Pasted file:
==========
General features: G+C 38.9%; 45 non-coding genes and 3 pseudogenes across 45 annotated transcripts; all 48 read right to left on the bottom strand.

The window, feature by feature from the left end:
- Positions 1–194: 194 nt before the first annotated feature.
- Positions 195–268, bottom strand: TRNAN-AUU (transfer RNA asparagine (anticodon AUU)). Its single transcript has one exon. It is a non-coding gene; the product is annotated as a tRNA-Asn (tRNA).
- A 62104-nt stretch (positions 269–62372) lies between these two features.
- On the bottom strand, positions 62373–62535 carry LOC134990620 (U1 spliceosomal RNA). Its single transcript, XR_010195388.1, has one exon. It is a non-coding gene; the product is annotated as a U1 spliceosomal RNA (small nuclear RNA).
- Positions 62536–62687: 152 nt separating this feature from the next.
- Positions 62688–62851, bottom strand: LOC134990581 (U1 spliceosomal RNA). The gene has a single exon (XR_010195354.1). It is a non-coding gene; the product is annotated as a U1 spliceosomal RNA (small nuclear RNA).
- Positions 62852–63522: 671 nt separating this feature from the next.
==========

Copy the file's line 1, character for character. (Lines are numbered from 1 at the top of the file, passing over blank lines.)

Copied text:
General features: G+C 38.9%; 45 non-coding genes and 3 pseudogenes across 45 annotated transcripts; all 48 read right to left on the bottom strand.